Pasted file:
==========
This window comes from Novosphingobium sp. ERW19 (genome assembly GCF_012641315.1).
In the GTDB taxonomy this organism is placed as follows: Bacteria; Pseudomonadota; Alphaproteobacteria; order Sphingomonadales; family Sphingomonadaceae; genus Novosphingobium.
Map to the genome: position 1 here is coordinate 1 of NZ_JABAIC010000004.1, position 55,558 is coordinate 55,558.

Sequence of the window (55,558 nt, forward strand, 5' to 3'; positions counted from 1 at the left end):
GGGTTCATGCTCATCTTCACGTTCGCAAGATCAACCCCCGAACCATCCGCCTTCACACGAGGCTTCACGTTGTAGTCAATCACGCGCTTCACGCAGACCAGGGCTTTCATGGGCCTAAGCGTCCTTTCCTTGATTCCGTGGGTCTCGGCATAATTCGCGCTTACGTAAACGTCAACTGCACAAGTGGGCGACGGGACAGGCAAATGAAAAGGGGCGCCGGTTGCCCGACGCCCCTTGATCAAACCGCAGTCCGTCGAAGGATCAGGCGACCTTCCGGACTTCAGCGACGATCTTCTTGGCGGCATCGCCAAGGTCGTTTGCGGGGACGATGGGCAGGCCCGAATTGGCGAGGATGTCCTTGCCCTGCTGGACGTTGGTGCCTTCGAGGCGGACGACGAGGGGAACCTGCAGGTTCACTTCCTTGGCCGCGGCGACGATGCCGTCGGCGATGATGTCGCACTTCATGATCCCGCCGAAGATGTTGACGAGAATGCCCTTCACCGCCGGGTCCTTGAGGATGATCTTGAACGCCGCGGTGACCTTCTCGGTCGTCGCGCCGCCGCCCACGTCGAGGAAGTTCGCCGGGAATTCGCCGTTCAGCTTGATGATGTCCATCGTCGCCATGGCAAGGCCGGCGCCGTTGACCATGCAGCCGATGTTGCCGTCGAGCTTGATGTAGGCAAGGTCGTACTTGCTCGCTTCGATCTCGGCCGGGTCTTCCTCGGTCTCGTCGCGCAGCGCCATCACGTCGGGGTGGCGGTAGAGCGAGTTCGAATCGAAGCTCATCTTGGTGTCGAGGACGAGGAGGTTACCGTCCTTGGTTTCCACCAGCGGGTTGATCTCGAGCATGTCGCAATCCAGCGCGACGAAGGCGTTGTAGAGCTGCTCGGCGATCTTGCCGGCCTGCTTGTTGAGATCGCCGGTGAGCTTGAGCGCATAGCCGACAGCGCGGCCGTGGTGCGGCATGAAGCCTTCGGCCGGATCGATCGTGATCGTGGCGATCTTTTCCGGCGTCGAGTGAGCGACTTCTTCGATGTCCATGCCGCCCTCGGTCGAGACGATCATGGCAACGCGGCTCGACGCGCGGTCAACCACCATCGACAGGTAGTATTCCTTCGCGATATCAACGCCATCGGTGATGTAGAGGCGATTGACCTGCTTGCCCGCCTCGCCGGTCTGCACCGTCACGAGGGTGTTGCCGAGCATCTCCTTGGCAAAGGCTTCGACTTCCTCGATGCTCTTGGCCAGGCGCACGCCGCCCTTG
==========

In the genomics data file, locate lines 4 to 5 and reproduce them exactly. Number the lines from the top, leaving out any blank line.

Sequence of the window (55,558 nt, forward strand, 5' to 3'; positions counted from 1 at the left end):
GGGTTCATGCTCATCTTCACGTTCGCAAGATCAACCCCCGAACCATCCGCCTTCACACGAGGCTTCACGTTGTAGTCAATCACGCGCTTCACGCAGACCAGGGCTTTCATGGGCCTAAGCGTCCTTTCCTTGATTCCGTGGGTCTCGGCATAATTCGCGCTTACGTAAACGTCAACTGCACAAGTGGGCGACGGGACAGGCAAATGAAAAGGGGCGCCGGTTGCCCGACGCCCCTTGATCAAACCGCAGTCCGTCGAAGGATCAGGCGACCTTCCGGACTTCAGCGACGATCTTCTTGGCGGCATCGCCAAGGTCGTTTGCGGGGACGATGGGCAGGCCCGAATTGGCGAGGATGTCCTTGCCCTGCTGGACGTTGGTGCCTTCGAGGCGGACGACGAGGGGAACCTGCAGGTTCACTTCCTTGGCCGCGGCGACGATGCCGTCGGCGATGATGTCGCACTTCATGATCCCGCCGAAGATGTTGACGAGAATGCCCTTCACCGCCGGGTCCTTGAGGATGATCTTGAACGCCGCGGTGACCTTCTCGGTCGTCGCGCCGCCGCCCACGTCGAGGAAGTTCGCCGGGAATTCGCCGTTCAGCTTGATGATGTCCATCGTCGCCATGGCAAGGCCGGCGCCGTTGACCATGCAGCCGATGTTGCCGTCGAGCTTGATGTAGGCAAGGTCGTACTTGCTCGCTTCGATCTCGGCCGGGTCTTCCTCGGTCTCGTCGCGCAGCGCCATCACGTCGGGGTGGCGGTAGAGCGAGTTCGAATCGAAGCTCATCTTGGTGTCGAGGACGAGGAGGTTACCGTCCTTGGTTTCCACCAGCGGGTTGATCTCGAGCATGTCGCAATCCAGCGCGACGAAGGCGTTGTAGAGCTGCTCGGCGATCTTGCCGGCCTGCTTGTTGAGATCGCCGGTGAGCTTGAGCGCATAGCCGACAGCGCGGCCGTGGTGCGGCATGAAGCCTTCGGCCGGATCGATCGTGATCGTGGCGATCTTTTCCGGCGTCGAGTGAGCGACTTCTTCGATGTCCATGCCGCCCTCGGTCGAGACGATCATGGCAACGCGGCTCGACGCGCGGTCAACCACCATCGACAGGTAGTATTCCTTCGCGATATCAACGCCATCGGTGATGTAGAGGCGATTGACCTGCTTGCCCGCCTCGCCGGTCTGCACCGTCACGAGGGTGTTGCCGAGCATCTCCTTGGCAAAGGCTTCGACTTCCTCGATGCTCTTGGCCAGGCGCACGCCGCCCTTG